This Week in History: Black September erupts in Jordan

ByMICHAEL OMER-MAN
September 16, 2011 10:02

PFLP terrorists hijack 3 commercial airliners, take 310 hostages to Dawson's Airfield in Jordan in attempt to free Palestinian prisoners.

4 minute read.



PFLP terrorist, attempted hijacker Leila Khaled.

Leila Khaled 311. (photo credit:REUTERS/Ali Jarekji)

On September 12, 1970, three empty commercial airliners were blown up on Dawson’s Field, an abandoned desert airstrip in Jordan dubbed “Revolution Field” by the Palestinian terrorists who controlled it. The blasts took place one week after four planes were hijacked by the Palestinian Front for the Liberation of Palestine (PFLP) and the events that transpired would become known as Black September.

On September 6, 1970, terrorists boarded three planes departing various European airports. The flights, operated by El Al, Swissair and TWA were all headed to New York.

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Along with the rest of the passengers and crew, four PFLP members had boarded El Al flight 219 that day. Made aware of the suspicious passengers, the captain of the Israeli jet forced two of the would-be hijackers to deplane. The two remaining terrorists, however, one of whom was the soon-to-be-famous Leila Khaled, were allowed to remain onboard.

Once the air, Khaled and her Nicaraguan husband Patrick Arguello, rushed the front of the plane with live grenades and demanded that the cockpit door be opened. Intent on preventing the hijacking, however, the captain instead put the plane into a steep dive, throwing the hijackers off balance and allowing passengers and air marshals to disarm the two terrorists. Arguello was shot and killed in the struggle and Khaled was arrested once the plane made an emergency landing in London.

But the two other planes that had been boarded by the terrorists were easily taken once in the air and instructed to head toward Jordan. The two terrorists who had been removed from the El Al flight managed to purchase first class tickets on another plane, Pan Am Flight 93 from Amsterdam, which they also hijacked without incident.

The pilot of the Pan Am flight, however, managed to convince the terrorists that the plane was too large to land on the desert landing strip and instead flew to Cairo, where the passengers managed to evacuate mere seconds before the explosive-laced aircraft exploded.

The remaining two planes landed at Dawson’s Field in the Jordanian desert, where dozens of PFLP members awaited the hostage-filled planes on the barren airstrip.

The passengers were held for days and presented to television news crews from around the world, who were invited to hear the terrorists’ demands – the release of PFLP prisoners in Israel and in Europe, including Leila Khaled, who was at that point being held in Britain.

Reporters were allowed to question passengers about the conditions of their captivity. In one almost comical exchange, a journalist asked one passenger about the sanitary conditions on the plane, to which PFLP spokesman Bassam Abu Sharif responded, “Would you like to smell it?”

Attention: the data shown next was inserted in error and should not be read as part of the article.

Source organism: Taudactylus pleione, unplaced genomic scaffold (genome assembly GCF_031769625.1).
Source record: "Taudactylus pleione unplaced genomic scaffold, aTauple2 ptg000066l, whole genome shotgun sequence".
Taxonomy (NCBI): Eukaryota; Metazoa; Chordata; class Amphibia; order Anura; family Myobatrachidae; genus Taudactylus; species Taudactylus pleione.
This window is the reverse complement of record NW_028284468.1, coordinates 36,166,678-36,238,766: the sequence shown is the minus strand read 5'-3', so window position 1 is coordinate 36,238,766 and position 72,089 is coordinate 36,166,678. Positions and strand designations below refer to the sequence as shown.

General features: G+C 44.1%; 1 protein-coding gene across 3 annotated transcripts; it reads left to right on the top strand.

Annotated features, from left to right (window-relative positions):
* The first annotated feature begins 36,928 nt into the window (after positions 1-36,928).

Some days later, on September 9, PFLP sympathizers hijacked a fifth plane, BOAC Flight 775, also bringing the aircraft and its passengers to Dawson’s Field.

By that point, there were 310 hostages being held in the desolate desert flats once home to a British Air Force base. Negotiations – mediated by the Red Cross – were taking place between the PFLP and various governments, including Britain and the United States, the latter of whose citizens made up the majority of the hostages.

The only country to refuse to negotiate with the terrorists was Israel.

The PFLP set a September 12 deadline for the release of their prisoners.

On September 11, one day before the deadline, over 200 of the hostages were transferred to Amman for release. But the Jewish passengers, along with the three flight crews, were separated and kept at the airstrip.

In a move designed to be both a media spectacle and to serve as a warning ahead of an expected assault by Jordanian army forces, on September 12, the PFLP blew up the explosive-laden planes, one after another, a dramatic scene that was captured on video for the world to see.



Almost immediately following the explosions, heavily-armed Jordanian troops advanced toward the airstrip, leading to a short stand-off. Nonetheless, the PFLP forces managed to escape to Amman with their remaining hostages.

The entire hijacking incident and the events leading up to it had amounted to a direct challenge to the sovereign rule of Jordan’s King Hussein. Palestinian nationalist terrorists had essentially taken control over a significant portion of the Kingdom.

Following the detonation of the airliners, Jordan declared war on Palestinian groups in the country, a weeks-long battle that left thousands of Palestinian fighters and civilians dead. The episode was dubbed Black September.

For the PFLP and other Palestinian groups, the Black September hijackings represented both failure and success. By taking westerners, and specifically Americans hostage, the PFLP had managed to inject the Palestinian struggle into the consciousness of the Western world. Additionally, the British acquiesced in releasing Leila Khaled and other PFLP prisoners it held.

However, the majority of the prisoners whose freedom the PFLP had sought were not released as a result of the hijacking and the Black September battles with the Jordanian crown resulted in the expulsion of most Palestinian terrorist groups from Jordan.

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